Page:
Precious Metals Review
Market information and news is critical for precious metal investing. However, many investors have limited time to sort through the massive amounts of market data and gold, silver and platinum news. The Monex Precious Metals Review consolidates the week's activities in a concise snapshot of the precious metal markets.
PRECIOUS METALS REVIEW - JULY 3, 2015
In the precious metals markets this week . . .
Monex spot gold prices opened the week at $1,183 . . . traded as high as $1,183 on Monday and as low as $1,161 on Thursday . . . and the Monex AM settlement price on Friday was $1,168, down $15 for the week. Gold support is now anticipated at $1,156, then $1,148, and then $1,136 . . . with resistance anticipated at $1,176, then $1,191, and then $1,204.
Monex spot silver prices opened the week at $15.83 . . . traded as high as $15.87 on Monday and as low as $15.46 on Tuesday . . . and the Monex AM settlement price on Friday was $15.68, down $.15 for the week. Silver support is now anticipated at $15.60, then $15.50, and then $15.20 . . . and resistance anticipated at $15.80, then $16.10, and then $16.40.
Monex spot platinum prices opened the week at $1,081 . . . traded as high as $1,092 on Wednesday and as low as $1,079 on Monday and Tuesday . . . and the Monex AM settlement price on Friday was $1,087, up $6 for the week. Platinum support is now anticipated at $1,082, then $1,074, and then $1,057 . . . and resistance anticipated at $1,091, then $1,108, and then $1,136.
Monex spot palladium prices opened the week at $676 . . . traded as high as $703 on Wednesday and Thursday and as low as $668 on Monday . . . and the Monex AM settlement price on Friday was $686, up $10 for the week. Palladium support is now anticipated at $678, then $655, and then $649 . . . and resistance anticipated at $691, then $707, and then $736.
QUOTES OF THE WEEK:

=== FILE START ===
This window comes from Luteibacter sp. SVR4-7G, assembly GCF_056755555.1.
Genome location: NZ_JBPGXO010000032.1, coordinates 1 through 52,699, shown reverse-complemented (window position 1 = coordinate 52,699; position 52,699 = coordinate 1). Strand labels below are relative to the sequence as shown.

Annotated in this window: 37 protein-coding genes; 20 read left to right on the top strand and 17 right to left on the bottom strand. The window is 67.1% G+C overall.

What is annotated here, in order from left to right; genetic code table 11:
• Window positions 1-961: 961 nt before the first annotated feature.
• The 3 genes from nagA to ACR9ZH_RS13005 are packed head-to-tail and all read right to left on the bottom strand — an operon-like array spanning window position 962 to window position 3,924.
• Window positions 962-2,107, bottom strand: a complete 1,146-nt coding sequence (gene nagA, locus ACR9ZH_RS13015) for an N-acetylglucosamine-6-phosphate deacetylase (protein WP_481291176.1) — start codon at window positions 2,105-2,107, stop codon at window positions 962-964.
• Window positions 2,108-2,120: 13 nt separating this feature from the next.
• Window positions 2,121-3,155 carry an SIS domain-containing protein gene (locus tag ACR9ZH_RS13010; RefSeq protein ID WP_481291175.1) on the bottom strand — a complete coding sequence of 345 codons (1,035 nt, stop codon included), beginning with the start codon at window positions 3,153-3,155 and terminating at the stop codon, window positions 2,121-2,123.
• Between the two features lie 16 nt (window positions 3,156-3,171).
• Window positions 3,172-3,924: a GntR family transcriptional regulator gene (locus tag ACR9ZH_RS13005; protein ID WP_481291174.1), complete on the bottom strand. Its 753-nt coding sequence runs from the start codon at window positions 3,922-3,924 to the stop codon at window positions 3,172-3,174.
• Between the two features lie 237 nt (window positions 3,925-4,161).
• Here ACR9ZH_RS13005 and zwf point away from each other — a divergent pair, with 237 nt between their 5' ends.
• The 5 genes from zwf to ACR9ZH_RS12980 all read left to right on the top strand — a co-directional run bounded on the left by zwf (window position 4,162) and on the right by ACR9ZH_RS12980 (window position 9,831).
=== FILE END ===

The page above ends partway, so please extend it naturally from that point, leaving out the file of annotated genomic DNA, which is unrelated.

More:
From David Stockman, writing in The Daily Reckoning newsletter, published by Agora Financial, LLC, on June 29th:
''Needless to say, repeated and predictable bailouts create enormous moral hazard and extirpate all remnants of financial discipline in financial markets and legislative chambers alike. Since 2010, the Greeks have done little more than pretend to restructure their state finances and private economy, and the Italians, Portuguese, Spanish and Irish have done virtually nothing at all.
The modest uptick in the reported GDP of the latter two hopeless debt serfs are just unsustainable rounding errors. The numbers are flattered by the phony speculative boom in their debt securities that was temporarily fueled by Mario Draghi's money printing ukase that is presently in drastic retreat.
This Monday morning push has come to shove; Angela Merkel and her posse of politicians and policy apparatchiks were not able to kick the can one more time after all.
Instead, the troika's authoritarian bailout regime has stimulated political revolt throughout the continent. Tsipras' defiance is only the leading indicator and initial actualization -- the match that is lighting the fire of revolt.
But what it means is that there is now doubt, confusion and fear in the gambling halls. The punters who have grown rich on the one-way trades enabled by the money printing central banks and their fiscal bailout adjutants are being suddenly struck by the realization that the game might not be rigged after all.
So let the price discovery begin. In the days ahead, we will catalogue the desperate efforts of the regime to reassert its authority and control and to stabilize the suddenly turbulent casino.
In riding the central bank bubbles to unconscionable riches the big axes in the casino have falsely claimed to be doing 'God's work.'
As they are now being forced to liquidate these inflated assets, they actually are.''
. . . and from Richard Russell, founder of Dow Theory Letters, in remarks posted on his website on June 29th: